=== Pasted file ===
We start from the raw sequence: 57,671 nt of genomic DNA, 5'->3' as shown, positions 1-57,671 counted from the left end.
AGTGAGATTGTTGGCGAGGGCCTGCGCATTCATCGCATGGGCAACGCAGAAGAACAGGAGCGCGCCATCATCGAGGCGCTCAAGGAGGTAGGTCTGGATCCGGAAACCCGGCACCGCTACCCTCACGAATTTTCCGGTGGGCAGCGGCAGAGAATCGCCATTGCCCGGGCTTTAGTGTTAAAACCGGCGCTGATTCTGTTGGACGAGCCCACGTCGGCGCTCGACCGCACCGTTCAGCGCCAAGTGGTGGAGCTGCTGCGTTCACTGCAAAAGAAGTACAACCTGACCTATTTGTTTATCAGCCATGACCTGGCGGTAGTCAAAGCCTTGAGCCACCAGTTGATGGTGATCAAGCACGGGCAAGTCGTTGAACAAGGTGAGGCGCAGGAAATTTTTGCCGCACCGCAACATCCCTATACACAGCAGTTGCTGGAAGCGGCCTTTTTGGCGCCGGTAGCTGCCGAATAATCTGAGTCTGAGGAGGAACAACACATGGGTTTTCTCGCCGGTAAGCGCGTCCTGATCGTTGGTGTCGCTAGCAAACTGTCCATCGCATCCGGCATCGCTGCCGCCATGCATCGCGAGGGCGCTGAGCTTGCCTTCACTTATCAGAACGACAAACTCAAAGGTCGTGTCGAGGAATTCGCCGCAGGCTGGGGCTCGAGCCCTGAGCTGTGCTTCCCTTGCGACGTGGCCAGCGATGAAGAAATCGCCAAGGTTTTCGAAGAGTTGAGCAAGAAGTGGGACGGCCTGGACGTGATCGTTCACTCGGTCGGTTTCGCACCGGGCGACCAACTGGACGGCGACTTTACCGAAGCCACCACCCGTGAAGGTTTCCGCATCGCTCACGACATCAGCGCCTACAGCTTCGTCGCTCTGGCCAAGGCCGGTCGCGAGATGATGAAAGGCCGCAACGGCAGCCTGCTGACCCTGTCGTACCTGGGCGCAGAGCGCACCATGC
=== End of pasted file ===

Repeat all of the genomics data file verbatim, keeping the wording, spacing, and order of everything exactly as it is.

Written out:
We start from the raw sequence: 57,671 nt of genomic DNA, 5'->3' as shown, positions 1-57,671 counted from the left end.
AGTGAGATTGTTGGCGAGGGCCTGCGCATTCATCGCATGGGCAACGCAGAAGAACAGGAGCGCGCCATCATCGAGGCGCTCAAGGAGGTAGGTCTGGATCCGGAAACCCGGCACCGCTACCCTCACGAATTTTCCGGTGGGCAGCGGCAGAGAATCGCCATTGCCCGGGCTTTAGTGTTAAAACCGGCGCTGATTCTGTTGGACGAGCCCACGTCGGCGCTCGACCGCACCGTTCAGCGCCAAGTGGTGGAGCTGCTGCGTTCACTGCAAAAGAAGTACAACCTGACCTATTTGTTTATCAGCCATGACCTGGCGGTAGTCAAAGCCTTGAGCCACCAGTTGATGGTGATCAAGCACGGGCAAGTCGTTGAACAAGGTGAGGCGCAGGAAATTTTTGCCGCACCGCAACATCCCTATACACAGCAGTTGCTGGAAGCGGCCTTTTTGGCGCCGGTAGCTGCCGAATAATCTGAGTCTGAGGAGGAACAACACATGGGTTTTCTCGCCGGTAAGCGCGTCCTGATCGTTGGTGTCGCTAGCAAACTGTCCATCGCATCCGGCATCGCTGCCGCCATGCATCGCGAGGGCGCTGAGCTTGCCTTCACTTATCAGAACGACAAACTCAAAGGTCGTGTCGAGGAATTCGCCGCAGGCTGGGGCTCGAGCCCTGAGCTGTGCTTCCCTTGCGACGTGGCCAGCGATGAAGAAATCGCCAAGGTTTTCGAAGAGTTGAGCAAGAAGTGGGACGGCCTGGACGTGATCGTTCACTCGGTCGGTTTCGCACCGGGCGACCAACTGGACGGCGACTTTACCGAAGCCACCACCCGTGAAGGTTTCCGCATCGCTCACGACATCAGCGCCTACAGCTTCGTCGCTCTGGCCAAGGCCGGTCGCGAGATGATGAAAGGCCGCAACGGCAGCCTGCTGACCCTGTCGTACCTGGGCGCAGAGCGCACCATGC